In the Catholic process of canonization, a Servant of God is one whose cause for canonization has begun. Once a person is recognized by the pope as having lived a life of “heroic virtue,” he or she is named Venerable. The next step, Beatification, requires an arduous investigation into the candidate’s life and writings and one authenticated miracle resulting from prayer to the candidate. Full canonization requires two miracles.
More information on the six candidates for sainthood – as well as on other prominent Black Catholics – can be found on the Black Catholic Project Equity and Inclusion page of the Adrian Dominican Sisters’ website. The page is organized by the Toward Communion: Undoing Racism, Embracing Diversity Committee formed in response to the Adrian Dominican Sisters’ 2016 Enactment on Racism and Diversity.
Feature photo: Depicted on a bookmark are African American candidates for sainthood, from left, Father Augustus Tolton, Sister Henriette DeLille, Julia Greeley, Pierre Toussaint, Mother Mary Lange, and Sister Thea Bowman.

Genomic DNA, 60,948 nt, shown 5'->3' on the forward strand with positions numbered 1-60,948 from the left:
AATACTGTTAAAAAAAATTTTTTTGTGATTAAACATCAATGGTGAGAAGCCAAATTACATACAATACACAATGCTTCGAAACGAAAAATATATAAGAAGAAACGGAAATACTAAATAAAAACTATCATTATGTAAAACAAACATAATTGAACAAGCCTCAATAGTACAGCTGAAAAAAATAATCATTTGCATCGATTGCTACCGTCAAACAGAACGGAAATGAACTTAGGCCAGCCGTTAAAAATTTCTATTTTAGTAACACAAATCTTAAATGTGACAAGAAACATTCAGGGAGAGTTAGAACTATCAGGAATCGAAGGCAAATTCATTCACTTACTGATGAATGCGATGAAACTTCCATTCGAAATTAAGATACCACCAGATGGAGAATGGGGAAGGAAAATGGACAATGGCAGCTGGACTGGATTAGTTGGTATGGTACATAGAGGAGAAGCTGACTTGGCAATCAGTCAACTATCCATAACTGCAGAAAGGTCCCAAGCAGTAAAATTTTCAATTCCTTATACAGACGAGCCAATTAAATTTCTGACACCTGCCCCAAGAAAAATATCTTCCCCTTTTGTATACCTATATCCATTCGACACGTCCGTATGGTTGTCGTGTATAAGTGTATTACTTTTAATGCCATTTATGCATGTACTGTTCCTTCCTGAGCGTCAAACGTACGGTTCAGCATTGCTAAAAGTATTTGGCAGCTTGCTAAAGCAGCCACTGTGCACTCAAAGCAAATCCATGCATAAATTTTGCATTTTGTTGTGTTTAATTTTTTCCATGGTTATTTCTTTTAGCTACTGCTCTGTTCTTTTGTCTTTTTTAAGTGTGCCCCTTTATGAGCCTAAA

July 15, 2021, Adrian, Michigan – Adrian Dominican Sisters in ministry throughout the United States helped identify people affected by COVID-19 who could benefit from $1,000 grants issued by Catholic Extension.
Gary, the head of a household that included two other elderly adults on fixed incomes, received help in paying the three-month balance on his electric bill. Children participating in the Rosa Parks Children’s Program at the Capuchin Soup Kitchen in Detroit received their own set of garden tools to help them raise and harvest vegetables to take home to their families. They also received school supplies.